Set in 1939, not long before the outbreak of the second World War, ‘A Dangerous Crossing’ follows young Lily Shepherd as leaves her much loved family and a past she would rather forget behind her to sail towards a new life in Australia.
She is travelling on a cruise liner, the ‘Orontes’, thanks to an assisted passage scheme, paid for by the Government to encourage people to settle in Australia. Lily had been a domestic servant, and she had been told that when that when she reached Sydney she would have no trouble finding a good job, as good servants were in short supply and valued very highly indeed.
This story of Lily’s month long-voyage is a lovely period piece and a fascinating travelogue; threaded with mystery and intrigue.
She travels in tourist class with other young women who are travelling for similar reasons, under the watchful eye of a chaperone; but Lily finds herself mixing with a much wider social circle in the dining room. She forms a friendship the quiet and charming Edward Fletcher and his protective elder sister, Helena; and she is captivated by a rich, glamorous, hedonistic couple – Max and Eliza Campbell – who come down from first class because they feel unwelcome there.
At sea, with only brief stops on land along the way, the passengers have little idea what is happening back at home. They know that with Germany could be close; some hope for the best but many fear the worst.
There are Jewish refugees and a large group of Italians on board; some – and most vociferously, George – regard those people as the enemy. Lily befriends a young Jewish woman, who shares her fears for the family she had to leave behind, and tells Lily of some of the terrible things that are already happening in Europe.
As time passes secrets unravel and tensions grow,
Not everyone who sailed from England will survive the voyage.
I was hooked from the first page to the last.
The first chapter told me that someone had been arrested and led from the ship in handcuffs when it docked in Sydney, and I had to keep reading to find out why and to find out who it was, but I found many more reasons like that to keep turning the pages.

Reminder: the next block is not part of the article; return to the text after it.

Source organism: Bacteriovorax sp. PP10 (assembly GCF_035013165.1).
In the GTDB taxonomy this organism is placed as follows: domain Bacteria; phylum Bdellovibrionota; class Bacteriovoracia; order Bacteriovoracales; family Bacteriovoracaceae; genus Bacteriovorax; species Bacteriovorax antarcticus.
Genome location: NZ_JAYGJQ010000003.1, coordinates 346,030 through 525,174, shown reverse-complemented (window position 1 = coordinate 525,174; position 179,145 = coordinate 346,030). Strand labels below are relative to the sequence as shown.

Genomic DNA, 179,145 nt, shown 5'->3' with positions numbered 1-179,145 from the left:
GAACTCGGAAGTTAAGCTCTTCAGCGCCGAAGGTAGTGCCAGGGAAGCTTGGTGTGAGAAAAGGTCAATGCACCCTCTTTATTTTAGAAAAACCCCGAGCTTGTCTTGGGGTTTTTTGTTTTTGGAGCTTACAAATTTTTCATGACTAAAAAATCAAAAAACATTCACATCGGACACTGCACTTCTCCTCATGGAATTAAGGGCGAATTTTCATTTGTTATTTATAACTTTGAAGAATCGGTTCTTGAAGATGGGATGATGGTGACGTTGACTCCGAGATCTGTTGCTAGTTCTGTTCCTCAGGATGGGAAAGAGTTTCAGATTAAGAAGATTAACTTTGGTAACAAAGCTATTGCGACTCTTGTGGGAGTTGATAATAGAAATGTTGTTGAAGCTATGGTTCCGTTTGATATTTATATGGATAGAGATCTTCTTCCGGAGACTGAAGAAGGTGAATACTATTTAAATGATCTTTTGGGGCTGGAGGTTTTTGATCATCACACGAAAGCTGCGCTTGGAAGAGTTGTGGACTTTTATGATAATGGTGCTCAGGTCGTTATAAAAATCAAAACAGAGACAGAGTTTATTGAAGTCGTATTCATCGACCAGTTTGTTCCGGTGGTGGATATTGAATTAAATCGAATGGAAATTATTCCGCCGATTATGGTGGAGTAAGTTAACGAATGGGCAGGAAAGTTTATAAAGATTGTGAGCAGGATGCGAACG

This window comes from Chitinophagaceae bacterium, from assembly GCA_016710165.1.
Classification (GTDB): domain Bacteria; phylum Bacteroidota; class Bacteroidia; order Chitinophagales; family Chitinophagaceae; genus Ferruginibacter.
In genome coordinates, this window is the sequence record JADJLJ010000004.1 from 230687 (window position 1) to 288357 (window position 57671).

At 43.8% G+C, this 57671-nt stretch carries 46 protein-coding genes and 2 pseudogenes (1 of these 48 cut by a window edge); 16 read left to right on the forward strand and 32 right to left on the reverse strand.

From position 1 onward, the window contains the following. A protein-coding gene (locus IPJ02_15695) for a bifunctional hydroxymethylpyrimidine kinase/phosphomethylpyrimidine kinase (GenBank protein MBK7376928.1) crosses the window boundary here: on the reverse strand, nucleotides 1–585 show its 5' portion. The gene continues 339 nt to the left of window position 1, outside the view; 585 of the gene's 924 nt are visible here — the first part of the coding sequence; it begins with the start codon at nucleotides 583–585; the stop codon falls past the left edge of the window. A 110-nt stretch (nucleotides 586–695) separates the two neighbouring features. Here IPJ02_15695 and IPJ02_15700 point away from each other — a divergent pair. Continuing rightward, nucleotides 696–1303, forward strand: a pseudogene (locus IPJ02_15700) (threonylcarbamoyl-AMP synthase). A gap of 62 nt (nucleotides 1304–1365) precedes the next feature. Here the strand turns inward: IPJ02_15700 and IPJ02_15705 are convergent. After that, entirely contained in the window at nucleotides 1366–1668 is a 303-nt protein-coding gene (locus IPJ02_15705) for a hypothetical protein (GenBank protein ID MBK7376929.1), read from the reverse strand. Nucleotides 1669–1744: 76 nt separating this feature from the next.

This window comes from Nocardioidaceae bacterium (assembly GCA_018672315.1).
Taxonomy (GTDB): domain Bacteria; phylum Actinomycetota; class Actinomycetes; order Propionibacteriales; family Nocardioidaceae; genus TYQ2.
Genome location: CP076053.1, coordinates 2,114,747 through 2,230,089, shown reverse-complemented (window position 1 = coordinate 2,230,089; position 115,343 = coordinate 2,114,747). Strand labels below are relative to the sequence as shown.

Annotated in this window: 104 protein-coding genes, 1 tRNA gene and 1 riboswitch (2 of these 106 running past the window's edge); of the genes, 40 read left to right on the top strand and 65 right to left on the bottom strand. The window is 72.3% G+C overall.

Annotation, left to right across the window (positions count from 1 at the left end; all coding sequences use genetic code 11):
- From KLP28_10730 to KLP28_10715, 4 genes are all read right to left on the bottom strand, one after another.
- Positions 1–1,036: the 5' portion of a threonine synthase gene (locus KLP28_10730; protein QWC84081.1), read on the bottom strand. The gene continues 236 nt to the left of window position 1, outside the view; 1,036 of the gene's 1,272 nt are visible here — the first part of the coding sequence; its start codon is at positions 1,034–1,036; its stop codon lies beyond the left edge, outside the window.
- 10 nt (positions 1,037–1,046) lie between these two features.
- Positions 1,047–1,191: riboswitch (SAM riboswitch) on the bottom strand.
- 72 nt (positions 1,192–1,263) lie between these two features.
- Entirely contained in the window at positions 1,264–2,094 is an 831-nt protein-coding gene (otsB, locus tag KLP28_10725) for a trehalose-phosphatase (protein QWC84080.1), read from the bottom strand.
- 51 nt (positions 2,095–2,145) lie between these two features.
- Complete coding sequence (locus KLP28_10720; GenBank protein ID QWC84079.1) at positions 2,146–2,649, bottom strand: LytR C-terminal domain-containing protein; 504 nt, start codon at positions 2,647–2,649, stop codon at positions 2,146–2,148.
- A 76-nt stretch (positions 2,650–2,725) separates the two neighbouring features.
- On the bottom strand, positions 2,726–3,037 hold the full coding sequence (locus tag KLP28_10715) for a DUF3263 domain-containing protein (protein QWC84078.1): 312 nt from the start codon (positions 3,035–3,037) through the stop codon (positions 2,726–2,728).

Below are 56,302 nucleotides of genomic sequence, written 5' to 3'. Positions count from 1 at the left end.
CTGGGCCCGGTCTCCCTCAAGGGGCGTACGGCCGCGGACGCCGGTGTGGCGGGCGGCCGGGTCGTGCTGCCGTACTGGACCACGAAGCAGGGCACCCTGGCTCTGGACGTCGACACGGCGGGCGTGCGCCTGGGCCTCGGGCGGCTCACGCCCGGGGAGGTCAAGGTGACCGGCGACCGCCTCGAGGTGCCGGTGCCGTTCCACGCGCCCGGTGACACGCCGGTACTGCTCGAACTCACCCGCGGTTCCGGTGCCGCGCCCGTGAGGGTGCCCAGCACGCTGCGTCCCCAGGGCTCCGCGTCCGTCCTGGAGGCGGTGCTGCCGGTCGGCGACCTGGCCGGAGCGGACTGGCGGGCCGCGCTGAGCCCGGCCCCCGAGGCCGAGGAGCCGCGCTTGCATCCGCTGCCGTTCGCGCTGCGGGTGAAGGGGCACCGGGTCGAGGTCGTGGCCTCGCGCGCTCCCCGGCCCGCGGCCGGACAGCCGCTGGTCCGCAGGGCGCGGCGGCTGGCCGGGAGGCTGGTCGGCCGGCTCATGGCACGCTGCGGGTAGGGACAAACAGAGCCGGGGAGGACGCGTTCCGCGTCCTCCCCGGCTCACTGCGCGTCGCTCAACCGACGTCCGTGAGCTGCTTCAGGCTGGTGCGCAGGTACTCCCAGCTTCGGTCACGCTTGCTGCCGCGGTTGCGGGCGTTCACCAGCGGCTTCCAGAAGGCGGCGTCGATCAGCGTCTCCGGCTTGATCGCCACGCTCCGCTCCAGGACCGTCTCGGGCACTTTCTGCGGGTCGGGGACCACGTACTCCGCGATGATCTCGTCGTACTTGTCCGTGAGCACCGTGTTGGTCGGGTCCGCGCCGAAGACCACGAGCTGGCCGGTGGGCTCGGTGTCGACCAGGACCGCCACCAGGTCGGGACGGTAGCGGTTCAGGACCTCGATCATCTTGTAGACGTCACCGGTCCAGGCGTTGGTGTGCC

‘A Dangerous Crossing’ is a wonderful character study of people with very different backgrounds, who would not usually mix, but were drawn together in the close confines of the ship. It a self-contained world, where, for the five weeks of the voyage, the usual rules did not apply.
Rachel Rhys evokes the period, and a world on the brink of change, quite beautifully. Life aboard ship – the daily routine and social events – is so vividly drawn, and the accounts of excursions to places like Gibraltar, Naples, Egypt, Yemen and Ceylon felt so real that I really felt I was there, travelling right across the world.
I was travelling with people I knew, but people that I knew had secrets.
Lily was a wonderful companion, Eliza and Max were an extraordinary couple, and Edward and Helena were intriguing. As the voyage continued I learned more and more about them all; and I realised that they all had such depth and complexity. Some of that revelations made my heart lift and some of them made my heart fall. Some of them I foresaw, and some of them came as complete surprises.
The final twist, that led to the walk in handcuffs in the first chapter, was the most remarkable of all.
Rachel Rhys deployed he cast of characters very effectively, she gave her story many different aspects of her story, she caught the changing times beautifully, and she wove her plot very cleverly.
I felt so wonderfully close to it all.
I’d call this book commercial fiction done very well.
There were times when I would have liked a little more subtlety, and I thought that the epilogue was more elaborate than it needed to be; but the book as a whole works.